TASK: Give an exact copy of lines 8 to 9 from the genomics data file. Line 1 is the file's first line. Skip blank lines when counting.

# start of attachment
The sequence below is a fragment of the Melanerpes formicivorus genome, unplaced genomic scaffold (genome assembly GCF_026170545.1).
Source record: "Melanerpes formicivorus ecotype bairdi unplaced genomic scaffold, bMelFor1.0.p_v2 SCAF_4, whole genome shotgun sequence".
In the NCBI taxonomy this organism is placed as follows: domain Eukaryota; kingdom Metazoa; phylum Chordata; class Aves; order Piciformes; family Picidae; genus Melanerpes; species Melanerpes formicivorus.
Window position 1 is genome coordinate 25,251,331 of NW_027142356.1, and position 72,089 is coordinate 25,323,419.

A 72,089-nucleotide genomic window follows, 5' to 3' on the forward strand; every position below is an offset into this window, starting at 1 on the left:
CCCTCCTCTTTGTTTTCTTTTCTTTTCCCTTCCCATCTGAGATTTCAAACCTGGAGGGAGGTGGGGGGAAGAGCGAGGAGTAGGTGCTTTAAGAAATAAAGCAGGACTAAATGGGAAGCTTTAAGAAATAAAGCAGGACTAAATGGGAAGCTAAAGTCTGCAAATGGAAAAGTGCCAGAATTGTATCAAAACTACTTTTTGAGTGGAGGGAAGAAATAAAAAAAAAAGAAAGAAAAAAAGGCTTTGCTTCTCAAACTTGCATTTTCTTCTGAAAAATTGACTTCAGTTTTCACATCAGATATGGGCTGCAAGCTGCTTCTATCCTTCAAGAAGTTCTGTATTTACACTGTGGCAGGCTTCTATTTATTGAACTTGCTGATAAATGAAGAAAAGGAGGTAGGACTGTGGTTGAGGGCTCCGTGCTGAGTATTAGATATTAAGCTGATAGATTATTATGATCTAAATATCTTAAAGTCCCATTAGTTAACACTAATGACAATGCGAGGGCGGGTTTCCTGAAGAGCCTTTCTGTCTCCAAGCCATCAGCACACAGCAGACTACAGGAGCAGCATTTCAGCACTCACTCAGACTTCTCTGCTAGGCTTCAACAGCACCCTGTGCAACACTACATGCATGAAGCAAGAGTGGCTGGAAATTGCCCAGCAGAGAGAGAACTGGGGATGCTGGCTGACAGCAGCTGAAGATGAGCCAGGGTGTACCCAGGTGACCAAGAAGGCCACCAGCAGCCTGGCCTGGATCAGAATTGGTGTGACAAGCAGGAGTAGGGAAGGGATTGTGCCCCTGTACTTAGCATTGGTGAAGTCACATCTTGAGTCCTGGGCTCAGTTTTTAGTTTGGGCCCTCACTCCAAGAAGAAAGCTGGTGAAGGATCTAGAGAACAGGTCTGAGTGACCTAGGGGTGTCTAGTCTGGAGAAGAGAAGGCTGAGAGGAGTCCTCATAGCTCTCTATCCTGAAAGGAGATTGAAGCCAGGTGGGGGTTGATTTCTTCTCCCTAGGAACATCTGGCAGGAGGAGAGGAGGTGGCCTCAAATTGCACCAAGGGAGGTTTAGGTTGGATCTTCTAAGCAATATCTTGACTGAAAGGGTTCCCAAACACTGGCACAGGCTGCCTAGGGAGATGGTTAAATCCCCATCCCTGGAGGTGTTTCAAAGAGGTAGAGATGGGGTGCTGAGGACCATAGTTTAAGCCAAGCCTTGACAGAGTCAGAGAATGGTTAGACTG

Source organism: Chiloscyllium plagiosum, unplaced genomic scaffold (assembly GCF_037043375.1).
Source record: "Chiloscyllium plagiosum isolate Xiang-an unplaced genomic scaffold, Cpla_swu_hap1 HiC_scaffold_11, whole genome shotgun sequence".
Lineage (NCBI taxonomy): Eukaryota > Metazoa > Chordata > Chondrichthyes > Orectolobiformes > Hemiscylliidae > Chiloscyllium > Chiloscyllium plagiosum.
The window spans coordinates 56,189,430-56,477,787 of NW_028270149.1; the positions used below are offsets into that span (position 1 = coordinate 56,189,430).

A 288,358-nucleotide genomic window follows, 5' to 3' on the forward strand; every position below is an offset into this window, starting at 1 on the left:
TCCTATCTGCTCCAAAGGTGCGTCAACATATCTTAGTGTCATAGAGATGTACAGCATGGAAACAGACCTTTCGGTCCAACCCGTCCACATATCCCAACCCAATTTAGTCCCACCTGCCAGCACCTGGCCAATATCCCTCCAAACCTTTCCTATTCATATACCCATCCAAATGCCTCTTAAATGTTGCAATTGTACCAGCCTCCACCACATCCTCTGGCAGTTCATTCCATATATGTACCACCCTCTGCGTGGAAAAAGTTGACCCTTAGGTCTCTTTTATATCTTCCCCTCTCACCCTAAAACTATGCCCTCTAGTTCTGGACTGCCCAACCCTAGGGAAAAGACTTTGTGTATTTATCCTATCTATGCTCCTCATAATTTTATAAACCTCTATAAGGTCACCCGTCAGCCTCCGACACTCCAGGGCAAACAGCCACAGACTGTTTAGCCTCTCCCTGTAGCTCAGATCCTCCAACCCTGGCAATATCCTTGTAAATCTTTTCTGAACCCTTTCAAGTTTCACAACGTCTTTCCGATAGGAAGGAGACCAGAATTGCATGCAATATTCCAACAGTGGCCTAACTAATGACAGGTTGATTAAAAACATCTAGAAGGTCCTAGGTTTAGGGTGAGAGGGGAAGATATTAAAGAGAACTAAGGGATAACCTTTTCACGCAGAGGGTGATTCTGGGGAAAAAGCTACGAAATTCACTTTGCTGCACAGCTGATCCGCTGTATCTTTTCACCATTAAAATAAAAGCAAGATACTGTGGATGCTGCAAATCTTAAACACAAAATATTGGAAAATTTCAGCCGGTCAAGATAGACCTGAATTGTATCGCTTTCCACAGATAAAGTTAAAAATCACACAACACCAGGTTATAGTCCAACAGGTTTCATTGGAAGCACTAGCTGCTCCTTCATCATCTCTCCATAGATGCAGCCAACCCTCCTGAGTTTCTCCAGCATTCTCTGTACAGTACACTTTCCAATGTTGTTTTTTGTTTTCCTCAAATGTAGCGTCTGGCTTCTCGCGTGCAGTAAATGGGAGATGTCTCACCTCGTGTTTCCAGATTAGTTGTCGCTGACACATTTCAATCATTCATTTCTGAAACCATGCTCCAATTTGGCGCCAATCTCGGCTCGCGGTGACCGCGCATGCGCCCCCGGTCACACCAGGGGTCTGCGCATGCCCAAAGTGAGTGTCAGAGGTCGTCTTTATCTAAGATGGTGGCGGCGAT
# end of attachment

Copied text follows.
Source record: "Chiloscyllium plagiosum isolate Xiang-an unplaced genomic scaffold, Cpla_swu_hap1 HiC_scaffold_11, whole genome shotgun sequence".
Lineage (NCBI taxonomy): Eukaryota > Metazoa > Chordata > Chondrichthyes > Orectolobiformes > Hemiscylliidae > Chiloscyllium > Chiloscyllium plagiosum.